Henry Threadgill Zooid at the Village Vanguard

In my latest article for the Brooklyn Rail, I lamented how the cost of living in New York City had driven out a lot of experimental musicians and put a lot of small venues out of business—the result being that summertime, which thirty years ago was bursting with surprises and discoveries every night, is now a haunted aesthetic landscape, unnervingly desolate.

The Village Vanguard is putting a patch on my despair this week, though, booking Henry Threadgill and his band Zooid for two sets a night, all the way through Sunday. This is not just good news for jazz aficionados—the house was packed for the first set and around 80% full for the second—but for anyone looking for the cutting edge of musical thinking. Threadgill’s music with this band is easy to place on the creative extreme of jazz, and it is great, but even more it’s important because his ideas and means go beyond the scope of jazz and put him at the creative edge of new music.

If the rule of thumb is the venue dictates the music, then this is a jazz gig, and the band—Threadgill playing flute, with some bass flute, his alto sax kept in reserve as a kind of musical flamethrower; guitarist Liberty Ellman; Christopher Hoffman on cello; Jose Davila playing trombone and tuba; and Elliot Kavee at the drum kit—plays with a style, phrasing, interplay and interplay that are idiomatic contemporary jazz. There’s some head-solos-head forms going on too.

At the core, however, Threadgill organizes harmonic direction, he structures the music with a set of guidelines to keep the musicians together through not just shifting chords but shifting tonal centers, and emphasizes rhythms from everybody—it’s like harmolodics but with actual theory to go along with the philosophy. The sound is of hellacious grooves and shifting harmonies that keep musicians and listeners on their toes and always follow logical procedures.

The music is exciting, even when slow and quiet. There’s a stimulating tension between Kavee’s propulsive rhythms and the solid, flowing pulse underneath, and the musicians are always stabbing at the music, whether soloing or playing in the ensemble, like hunters in an exhilarating fight against some grand beast.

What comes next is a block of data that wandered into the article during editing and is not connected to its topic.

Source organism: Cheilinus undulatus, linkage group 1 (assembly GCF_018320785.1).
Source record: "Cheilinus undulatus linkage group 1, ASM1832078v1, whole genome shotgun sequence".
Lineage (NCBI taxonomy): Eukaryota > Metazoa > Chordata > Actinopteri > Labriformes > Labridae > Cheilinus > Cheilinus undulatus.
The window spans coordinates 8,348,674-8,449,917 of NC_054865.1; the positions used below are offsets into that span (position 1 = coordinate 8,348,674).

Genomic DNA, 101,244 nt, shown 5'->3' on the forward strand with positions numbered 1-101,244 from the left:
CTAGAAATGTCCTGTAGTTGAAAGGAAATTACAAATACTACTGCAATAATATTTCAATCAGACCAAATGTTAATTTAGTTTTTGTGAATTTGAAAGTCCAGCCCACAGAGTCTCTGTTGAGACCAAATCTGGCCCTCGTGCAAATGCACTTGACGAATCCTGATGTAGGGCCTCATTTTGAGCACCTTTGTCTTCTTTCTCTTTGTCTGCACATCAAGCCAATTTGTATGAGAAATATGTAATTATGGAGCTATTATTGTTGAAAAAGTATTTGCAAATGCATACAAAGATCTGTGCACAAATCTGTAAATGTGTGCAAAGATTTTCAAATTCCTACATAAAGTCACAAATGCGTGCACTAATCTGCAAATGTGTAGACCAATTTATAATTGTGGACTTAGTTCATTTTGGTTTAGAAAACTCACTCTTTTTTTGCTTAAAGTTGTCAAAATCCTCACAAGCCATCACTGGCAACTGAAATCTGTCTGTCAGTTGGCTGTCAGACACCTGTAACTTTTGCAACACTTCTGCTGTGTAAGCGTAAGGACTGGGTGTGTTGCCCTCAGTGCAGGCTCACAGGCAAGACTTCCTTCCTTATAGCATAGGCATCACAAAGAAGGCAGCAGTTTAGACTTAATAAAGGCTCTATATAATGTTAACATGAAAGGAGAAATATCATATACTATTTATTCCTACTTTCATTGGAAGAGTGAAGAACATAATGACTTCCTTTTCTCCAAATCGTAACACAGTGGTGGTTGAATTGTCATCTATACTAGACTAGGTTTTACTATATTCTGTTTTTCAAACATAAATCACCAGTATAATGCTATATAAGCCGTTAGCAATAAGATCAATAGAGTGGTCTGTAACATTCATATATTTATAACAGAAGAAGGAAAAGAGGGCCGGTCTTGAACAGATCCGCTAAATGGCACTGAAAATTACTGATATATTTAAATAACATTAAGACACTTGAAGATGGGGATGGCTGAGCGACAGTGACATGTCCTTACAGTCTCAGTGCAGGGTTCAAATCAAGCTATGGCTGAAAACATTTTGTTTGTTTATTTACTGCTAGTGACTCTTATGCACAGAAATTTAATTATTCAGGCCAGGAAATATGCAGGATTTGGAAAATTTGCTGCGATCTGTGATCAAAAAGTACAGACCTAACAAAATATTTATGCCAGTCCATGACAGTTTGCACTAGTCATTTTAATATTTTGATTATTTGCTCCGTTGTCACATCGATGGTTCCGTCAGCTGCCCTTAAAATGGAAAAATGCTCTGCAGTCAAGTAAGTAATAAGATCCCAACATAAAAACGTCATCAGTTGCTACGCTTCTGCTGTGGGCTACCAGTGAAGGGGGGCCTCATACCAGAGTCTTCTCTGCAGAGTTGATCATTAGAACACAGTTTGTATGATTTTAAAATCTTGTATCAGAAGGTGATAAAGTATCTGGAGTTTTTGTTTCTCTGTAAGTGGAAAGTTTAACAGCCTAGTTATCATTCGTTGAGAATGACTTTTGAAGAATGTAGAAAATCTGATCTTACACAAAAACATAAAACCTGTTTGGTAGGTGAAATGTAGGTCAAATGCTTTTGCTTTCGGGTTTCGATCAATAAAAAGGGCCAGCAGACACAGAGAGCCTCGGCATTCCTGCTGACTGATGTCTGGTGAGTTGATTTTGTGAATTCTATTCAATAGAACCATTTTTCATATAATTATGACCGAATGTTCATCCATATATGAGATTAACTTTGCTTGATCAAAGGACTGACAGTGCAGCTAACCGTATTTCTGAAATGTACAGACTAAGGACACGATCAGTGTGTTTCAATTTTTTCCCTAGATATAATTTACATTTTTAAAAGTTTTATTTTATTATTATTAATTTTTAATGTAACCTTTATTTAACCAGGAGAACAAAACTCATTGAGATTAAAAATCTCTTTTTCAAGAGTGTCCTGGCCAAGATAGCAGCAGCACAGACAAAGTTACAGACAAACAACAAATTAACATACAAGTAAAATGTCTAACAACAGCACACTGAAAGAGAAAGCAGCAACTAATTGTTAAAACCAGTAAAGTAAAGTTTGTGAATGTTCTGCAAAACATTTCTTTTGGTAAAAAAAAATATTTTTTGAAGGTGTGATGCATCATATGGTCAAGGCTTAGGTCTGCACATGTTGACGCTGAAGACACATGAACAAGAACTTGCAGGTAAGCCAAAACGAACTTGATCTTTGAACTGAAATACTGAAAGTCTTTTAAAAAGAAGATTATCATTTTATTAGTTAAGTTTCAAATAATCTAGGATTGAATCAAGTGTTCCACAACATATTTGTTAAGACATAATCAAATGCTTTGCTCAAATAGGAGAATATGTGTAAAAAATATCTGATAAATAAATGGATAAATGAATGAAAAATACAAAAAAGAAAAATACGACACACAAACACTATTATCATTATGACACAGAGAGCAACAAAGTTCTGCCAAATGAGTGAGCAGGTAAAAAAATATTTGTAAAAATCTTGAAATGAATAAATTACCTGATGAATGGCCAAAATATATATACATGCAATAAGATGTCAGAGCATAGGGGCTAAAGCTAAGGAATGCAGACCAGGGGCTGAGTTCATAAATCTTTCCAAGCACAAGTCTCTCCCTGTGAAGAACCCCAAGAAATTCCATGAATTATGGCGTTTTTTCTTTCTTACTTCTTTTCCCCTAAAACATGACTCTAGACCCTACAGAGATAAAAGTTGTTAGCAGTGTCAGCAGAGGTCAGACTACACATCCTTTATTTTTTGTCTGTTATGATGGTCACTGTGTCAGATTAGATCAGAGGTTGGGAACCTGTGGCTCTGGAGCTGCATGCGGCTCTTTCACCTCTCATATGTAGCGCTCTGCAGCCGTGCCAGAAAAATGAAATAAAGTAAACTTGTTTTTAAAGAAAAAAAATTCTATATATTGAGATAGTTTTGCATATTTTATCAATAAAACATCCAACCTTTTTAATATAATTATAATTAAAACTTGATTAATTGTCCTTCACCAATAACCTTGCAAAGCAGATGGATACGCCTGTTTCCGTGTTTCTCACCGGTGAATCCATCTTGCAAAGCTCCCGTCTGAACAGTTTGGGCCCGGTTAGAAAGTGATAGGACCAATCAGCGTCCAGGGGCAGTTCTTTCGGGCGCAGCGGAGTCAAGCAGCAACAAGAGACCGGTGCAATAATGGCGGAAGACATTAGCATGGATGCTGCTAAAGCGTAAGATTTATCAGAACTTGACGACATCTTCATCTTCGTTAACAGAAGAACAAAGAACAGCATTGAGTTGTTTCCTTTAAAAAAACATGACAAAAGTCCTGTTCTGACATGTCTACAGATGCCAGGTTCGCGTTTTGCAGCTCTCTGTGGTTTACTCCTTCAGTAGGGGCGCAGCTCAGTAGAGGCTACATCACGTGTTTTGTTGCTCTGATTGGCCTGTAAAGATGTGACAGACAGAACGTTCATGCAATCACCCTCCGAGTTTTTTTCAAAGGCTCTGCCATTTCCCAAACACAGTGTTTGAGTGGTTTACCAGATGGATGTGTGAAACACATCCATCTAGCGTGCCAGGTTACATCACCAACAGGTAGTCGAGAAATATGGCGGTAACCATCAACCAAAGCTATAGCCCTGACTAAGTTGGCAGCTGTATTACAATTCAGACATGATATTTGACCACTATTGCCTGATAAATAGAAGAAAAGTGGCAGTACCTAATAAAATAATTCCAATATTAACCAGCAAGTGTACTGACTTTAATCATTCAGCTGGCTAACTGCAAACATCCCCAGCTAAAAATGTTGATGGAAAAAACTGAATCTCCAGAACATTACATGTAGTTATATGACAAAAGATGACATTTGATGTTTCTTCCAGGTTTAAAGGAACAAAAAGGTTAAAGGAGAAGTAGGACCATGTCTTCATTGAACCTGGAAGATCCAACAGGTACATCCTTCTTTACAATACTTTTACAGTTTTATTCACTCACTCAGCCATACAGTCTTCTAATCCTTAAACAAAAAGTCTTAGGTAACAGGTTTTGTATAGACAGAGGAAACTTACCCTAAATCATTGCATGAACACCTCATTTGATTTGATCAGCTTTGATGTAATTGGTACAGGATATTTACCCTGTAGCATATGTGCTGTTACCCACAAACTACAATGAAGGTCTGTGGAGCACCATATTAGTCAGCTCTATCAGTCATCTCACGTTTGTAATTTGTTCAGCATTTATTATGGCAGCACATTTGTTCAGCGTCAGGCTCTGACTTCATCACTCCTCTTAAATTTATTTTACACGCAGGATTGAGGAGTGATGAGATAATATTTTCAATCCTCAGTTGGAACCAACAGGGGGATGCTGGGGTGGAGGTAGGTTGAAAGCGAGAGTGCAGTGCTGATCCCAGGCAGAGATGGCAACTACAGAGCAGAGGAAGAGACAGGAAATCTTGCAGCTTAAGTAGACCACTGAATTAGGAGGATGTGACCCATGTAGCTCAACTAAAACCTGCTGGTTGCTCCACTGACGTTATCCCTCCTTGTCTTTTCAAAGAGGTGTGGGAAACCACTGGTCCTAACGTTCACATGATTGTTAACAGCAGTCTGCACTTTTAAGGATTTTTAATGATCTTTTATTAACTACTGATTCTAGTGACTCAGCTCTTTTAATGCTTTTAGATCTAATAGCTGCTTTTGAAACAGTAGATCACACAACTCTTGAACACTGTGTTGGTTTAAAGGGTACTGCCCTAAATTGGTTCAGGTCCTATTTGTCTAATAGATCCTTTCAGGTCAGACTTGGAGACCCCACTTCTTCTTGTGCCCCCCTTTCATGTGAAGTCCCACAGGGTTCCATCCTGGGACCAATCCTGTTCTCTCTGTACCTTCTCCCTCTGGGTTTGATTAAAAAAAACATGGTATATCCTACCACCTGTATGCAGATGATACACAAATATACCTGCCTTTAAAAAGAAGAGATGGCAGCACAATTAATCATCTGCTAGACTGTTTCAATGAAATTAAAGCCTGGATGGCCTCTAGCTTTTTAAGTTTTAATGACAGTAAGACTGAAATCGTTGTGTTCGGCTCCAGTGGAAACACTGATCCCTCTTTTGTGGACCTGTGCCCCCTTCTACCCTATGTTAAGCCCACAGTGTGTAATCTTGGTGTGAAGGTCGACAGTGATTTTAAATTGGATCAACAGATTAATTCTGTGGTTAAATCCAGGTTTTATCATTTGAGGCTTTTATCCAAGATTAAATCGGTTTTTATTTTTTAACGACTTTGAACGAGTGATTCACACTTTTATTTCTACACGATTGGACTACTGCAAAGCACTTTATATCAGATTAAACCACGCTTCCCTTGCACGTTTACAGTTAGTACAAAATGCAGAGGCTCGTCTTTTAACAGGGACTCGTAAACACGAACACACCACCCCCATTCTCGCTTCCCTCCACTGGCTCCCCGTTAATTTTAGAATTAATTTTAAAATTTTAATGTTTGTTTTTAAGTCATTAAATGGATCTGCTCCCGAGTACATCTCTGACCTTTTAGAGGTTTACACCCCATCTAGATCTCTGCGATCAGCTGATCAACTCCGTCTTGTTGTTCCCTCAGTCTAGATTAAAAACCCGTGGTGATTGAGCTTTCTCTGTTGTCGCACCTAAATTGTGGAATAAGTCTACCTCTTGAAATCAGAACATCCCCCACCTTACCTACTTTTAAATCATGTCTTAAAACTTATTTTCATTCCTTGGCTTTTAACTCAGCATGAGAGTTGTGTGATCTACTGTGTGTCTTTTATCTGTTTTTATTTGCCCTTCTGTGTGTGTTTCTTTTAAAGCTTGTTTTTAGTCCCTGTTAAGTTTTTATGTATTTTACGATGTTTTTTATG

Zooid played this difficult music with fluid mastery that has come through years of dedication. Hoffmann has been a superb addition to the band, and he’s now laying down pizz and arco bass lines that cycle through Threadgill’s harmonies; the rising, short cadences and two- and three-sixteenth note patterns could be coming out of the leader’s horn. The sound of the cello both opens up the bottom, with Davila adding gravity and body, and gives the band a texture that is light and spacious from side to side and top to bottom.

Ellman played with especially fine intelligence and beauty, his articulation was clear and ringing, and he placed dense sets of ideas into tiny, discrete, musical windows. When Threadgill picked up the bass flute, he used vibrato as a way to articulate a series of repeated pitches, almost re-attacking each note with his breath.

It can be a challenge to identify pieces from the records—I’m certain I caught “Ambient Pressure Thereby” from Tomorrow Sunny/The Revelry, Spp—but that’s beside the point. The records, as good as they are, are really just preparation for hearing his band live, because the music they play is about the triumph of tonality, the existential adventure of improvisation, and the means of leading an ensemble along a perpetually undiscovered path. This is as fine as new music gets.

Henry Threadgill Zooid is at the Vanguard through Sunday, August 3. Mark you calendar for John Zorn, booked September 2 – 9. Be prepared for a Very, Very Threadgill tribute at Harlem Stage in September, and two night of new music from Threadgill in December.

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